Opinions seem to be divided. Yatin Patil President of AIWPA says, ‘if not compensated, it would translate into increase in costs, Our margins are already under pressure, this might have been a bitter pill to swallow. Fortunately, we are informed that the state government is coming out with a notification whereby input credit would be passed on. So on this count there should be no negative impact.’

A visibly Yatin added  ‘the proposed 28% GST on sales in restaurants in five star hotels would have hurt us badly, but again this being favourably reduced to 18% would ensure that wine sales in five star hotels would not be impacted.  All in all it’s going to be neutral for the industry.’

Sumedh S Mandla, CEO of Grover Zampa Vineyards is also disappointed that the industry has been excluded from GST and says, ‘The alcobev industry was hopeful that GST would bring some rationality to state policies and ease the process of conducting business. Unfortunately, this was not to be. The alcobev segment is not included under GST. So we have to wait and watch for some other form of potential relief.’

Explaining the dilemma, he says," Alcoholic beverages come under state jurisdiction and every state has its own excise policy. This makes it difficult for any Indian wine producer or importer to conduct business. Varied excise duties and other local levies complicate matters.  Sales Tax or VAT can vary between 20% and 150%, depending on the State where one is operating. Thus the consumer price for a wine could go up by as much as 50% due to policy variance within different states.”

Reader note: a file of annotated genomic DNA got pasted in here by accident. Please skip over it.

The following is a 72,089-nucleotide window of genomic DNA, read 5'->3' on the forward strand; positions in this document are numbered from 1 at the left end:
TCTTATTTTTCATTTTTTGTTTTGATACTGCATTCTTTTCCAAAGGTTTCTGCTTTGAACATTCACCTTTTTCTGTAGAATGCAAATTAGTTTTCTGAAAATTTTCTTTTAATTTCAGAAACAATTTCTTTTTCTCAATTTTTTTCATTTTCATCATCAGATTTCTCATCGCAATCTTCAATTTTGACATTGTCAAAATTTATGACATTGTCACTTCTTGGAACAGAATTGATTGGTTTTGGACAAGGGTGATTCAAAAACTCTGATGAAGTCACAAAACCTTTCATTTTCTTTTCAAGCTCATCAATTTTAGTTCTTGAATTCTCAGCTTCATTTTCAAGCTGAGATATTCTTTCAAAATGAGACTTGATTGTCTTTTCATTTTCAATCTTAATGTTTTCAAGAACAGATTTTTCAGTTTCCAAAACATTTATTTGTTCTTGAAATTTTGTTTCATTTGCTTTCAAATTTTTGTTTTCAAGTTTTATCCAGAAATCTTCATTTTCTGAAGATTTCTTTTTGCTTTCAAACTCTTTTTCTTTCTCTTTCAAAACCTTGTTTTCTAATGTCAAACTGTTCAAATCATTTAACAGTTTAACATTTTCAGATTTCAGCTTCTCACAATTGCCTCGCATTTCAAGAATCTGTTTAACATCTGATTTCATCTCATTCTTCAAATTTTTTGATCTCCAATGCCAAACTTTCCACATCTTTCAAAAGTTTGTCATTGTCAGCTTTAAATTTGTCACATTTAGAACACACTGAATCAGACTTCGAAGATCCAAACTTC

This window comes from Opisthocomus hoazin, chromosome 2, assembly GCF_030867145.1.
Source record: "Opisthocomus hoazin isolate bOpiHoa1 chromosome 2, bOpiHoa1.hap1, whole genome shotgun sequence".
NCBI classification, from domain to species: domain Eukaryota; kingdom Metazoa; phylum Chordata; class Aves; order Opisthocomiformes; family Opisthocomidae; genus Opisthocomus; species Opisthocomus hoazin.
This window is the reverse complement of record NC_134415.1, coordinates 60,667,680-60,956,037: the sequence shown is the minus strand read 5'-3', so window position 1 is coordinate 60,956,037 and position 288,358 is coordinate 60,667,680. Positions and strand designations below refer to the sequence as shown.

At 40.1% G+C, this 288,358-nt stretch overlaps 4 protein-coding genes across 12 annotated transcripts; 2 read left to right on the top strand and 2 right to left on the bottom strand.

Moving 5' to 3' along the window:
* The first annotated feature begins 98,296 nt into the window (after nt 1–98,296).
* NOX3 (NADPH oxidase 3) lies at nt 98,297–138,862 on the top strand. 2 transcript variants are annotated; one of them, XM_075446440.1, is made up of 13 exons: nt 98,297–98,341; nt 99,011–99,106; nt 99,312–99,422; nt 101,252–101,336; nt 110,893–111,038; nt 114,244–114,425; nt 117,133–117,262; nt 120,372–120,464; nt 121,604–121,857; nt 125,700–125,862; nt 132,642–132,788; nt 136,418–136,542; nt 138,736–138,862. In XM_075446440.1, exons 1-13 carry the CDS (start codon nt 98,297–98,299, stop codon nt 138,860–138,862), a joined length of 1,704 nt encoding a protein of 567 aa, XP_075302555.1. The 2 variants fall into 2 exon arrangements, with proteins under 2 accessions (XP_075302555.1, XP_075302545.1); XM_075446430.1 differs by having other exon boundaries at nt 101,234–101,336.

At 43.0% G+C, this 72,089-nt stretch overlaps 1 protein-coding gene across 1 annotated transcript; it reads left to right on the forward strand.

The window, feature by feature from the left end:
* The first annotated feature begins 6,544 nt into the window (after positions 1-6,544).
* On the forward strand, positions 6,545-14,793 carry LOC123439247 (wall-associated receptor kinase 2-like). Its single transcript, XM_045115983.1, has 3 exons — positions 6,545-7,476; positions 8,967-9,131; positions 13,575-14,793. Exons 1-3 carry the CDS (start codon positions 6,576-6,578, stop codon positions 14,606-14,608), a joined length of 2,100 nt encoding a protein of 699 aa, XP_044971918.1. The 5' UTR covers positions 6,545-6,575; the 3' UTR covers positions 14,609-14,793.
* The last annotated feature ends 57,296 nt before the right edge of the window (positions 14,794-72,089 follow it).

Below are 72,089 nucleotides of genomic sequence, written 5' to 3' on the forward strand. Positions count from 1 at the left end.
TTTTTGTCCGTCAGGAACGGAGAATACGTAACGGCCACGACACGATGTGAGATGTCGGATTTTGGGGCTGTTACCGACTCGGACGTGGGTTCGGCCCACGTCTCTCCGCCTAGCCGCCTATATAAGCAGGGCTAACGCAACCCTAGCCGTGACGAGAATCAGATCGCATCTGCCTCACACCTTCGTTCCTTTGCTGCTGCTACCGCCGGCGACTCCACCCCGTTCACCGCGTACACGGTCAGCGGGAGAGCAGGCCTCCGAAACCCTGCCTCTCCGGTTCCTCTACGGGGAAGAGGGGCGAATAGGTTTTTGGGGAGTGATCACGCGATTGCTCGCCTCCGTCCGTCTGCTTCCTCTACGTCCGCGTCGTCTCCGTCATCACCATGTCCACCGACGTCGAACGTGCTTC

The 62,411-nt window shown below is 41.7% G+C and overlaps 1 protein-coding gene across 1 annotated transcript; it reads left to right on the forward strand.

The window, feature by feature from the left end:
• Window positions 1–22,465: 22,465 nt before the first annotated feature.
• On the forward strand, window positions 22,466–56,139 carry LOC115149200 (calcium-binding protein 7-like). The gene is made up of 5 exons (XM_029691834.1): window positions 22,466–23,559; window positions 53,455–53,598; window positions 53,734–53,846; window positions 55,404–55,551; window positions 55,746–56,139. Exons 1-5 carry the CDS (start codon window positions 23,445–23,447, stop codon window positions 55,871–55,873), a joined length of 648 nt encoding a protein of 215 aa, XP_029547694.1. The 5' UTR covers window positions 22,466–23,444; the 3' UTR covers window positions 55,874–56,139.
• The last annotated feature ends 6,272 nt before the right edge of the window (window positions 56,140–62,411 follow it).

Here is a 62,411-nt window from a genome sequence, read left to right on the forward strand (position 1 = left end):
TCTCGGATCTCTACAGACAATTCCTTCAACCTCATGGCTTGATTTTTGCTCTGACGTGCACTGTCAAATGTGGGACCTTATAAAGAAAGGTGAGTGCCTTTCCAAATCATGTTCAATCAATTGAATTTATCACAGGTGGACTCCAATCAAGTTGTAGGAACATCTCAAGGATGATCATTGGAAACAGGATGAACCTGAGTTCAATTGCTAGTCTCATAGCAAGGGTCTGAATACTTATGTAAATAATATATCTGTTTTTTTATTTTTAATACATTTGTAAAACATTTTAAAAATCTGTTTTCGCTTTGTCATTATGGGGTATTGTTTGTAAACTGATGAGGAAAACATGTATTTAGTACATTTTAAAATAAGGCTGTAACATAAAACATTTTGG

He further adds, “However, introduction of GST has indirect implication on us. Our input cost especially in packaging material and service tax will go up. There is also lack of clarity for Sales tax set off against input credit that we were getting earlier. This will compel us to increase the price of our wines." Interestingly, most States barring Karnataka do not allow the price to be changed in the middle of the year. The producers might just be obliged to bear the brunt of these increases.

The best and most honest reply was given by Arun Kumar, Director Aspri Spirits and Wines who had a big discussion on the subject of GST and said, ‘on the GST front we are yet trying to ascertain the operational impact and one would be able to get a clearer picture only when transactions go through- post the 01st of July.

The whole nation will be watching- the midnight mass on TV and then start working under the new regime-the GST regime, that is. Like most new ideas, it will take some time to assimilate and understand the reality.  Till then, have a glass of wine as you watch the proceedings in the Parliament House and say Jai Ho! To wine!!

Subhash Arora

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Tony Devitt Says:

Hi Subhash, Well written. I agree with your sentiments that it is disappointing that alcohol has been left out of the GST. It does allow for corrupt practice and unfortunately encourages those who have become disillusioned with the democratic process. It is good that GST has been introduced but the process seems terribly compromised. Regards Tony.

Posted @ July 10, 2017 14:58